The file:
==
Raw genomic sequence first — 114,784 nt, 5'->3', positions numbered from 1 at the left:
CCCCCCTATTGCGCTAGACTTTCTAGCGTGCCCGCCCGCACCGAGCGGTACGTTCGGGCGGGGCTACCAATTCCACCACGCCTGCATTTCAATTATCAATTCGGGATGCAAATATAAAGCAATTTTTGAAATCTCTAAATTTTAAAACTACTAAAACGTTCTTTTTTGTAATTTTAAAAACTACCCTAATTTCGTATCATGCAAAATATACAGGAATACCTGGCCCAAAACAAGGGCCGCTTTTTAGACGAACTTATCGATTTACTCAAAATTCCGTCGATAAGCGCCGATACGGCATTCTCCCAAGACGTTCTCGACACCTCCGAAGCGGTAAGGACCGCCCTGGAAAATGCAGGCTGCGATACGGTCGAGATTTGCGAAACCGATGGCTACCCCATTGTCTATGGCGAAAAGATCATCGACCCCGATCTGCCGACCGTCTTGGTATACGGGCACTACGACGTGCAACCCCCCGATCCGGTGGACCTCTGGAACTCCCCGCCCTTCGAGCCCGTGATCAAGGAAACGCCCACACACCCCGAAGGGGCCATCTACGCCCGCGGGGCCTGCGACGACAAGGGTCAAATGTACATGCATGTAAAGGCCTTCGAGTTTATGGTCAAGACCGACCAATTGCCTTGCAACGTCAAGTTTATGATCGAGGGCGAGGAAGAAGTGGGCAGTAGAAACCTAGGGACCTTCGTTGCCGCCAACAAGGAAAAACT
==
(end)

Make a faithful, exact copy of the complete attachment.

Raw genomic sequence first — 114,784 nt, 5'->3', positions numbered from 1 at the left:
CCCCCCTATTGCGCTAGACTTTCTAGCGTGCCCGCCCGCACCGAGCGGTACGTTCGGGCGGGGCTACCAATTCCACCACGCCTGCATTTCAATTATCAATTCGGGATGCAAATATAAAGCAATTTTTGAAATCTCTAAATTTTAAAACTACTAAAACGTTCTTTTTTGTAATTTTAAAAACTACCCTAATTTCGTATCATGCAAAATATACAGGAATACCTGGCCCAAAACAAGGGCCGCTTTTTAGACGAACTTATCGATTTACTCAAAATTCCGTCGATAAGCGCCGATACGGCATTCTCCCAAGACGTTCTCGACACCTCCGAAGCGGTAAGGACCGCCCTGGAAAATGCAGGCTGCGATACGGTCGAGATTTGCGAAACCGATGGCTACCCCATTGTCTATGGCGAAAAGATCATCGACCCCGATCTGCCGACCGTCTTGGTATACGGGCACTACGACGTGCAACCCCCCGATCCGGTGGACCTCTGGAACTCCCCGCCCTTCGAGCCCGTGATCAAGGAAACGCCCACACACCCCGAAGGGGCCATCTACGCCCGCGGGGCCTGCGACGACAAGGGTCAAATGTACATGCATGTAAAGGCCTTCGAGTTTATGGTCAAGACCGACCAATTGCCTTGCAACGTCAAGTTTATGATCGAGGGCGAGGAAGAAGTGGGCAGTAGAAACCTAGGGACCTTCGTTGCCGCCAACAAGGAAAAACT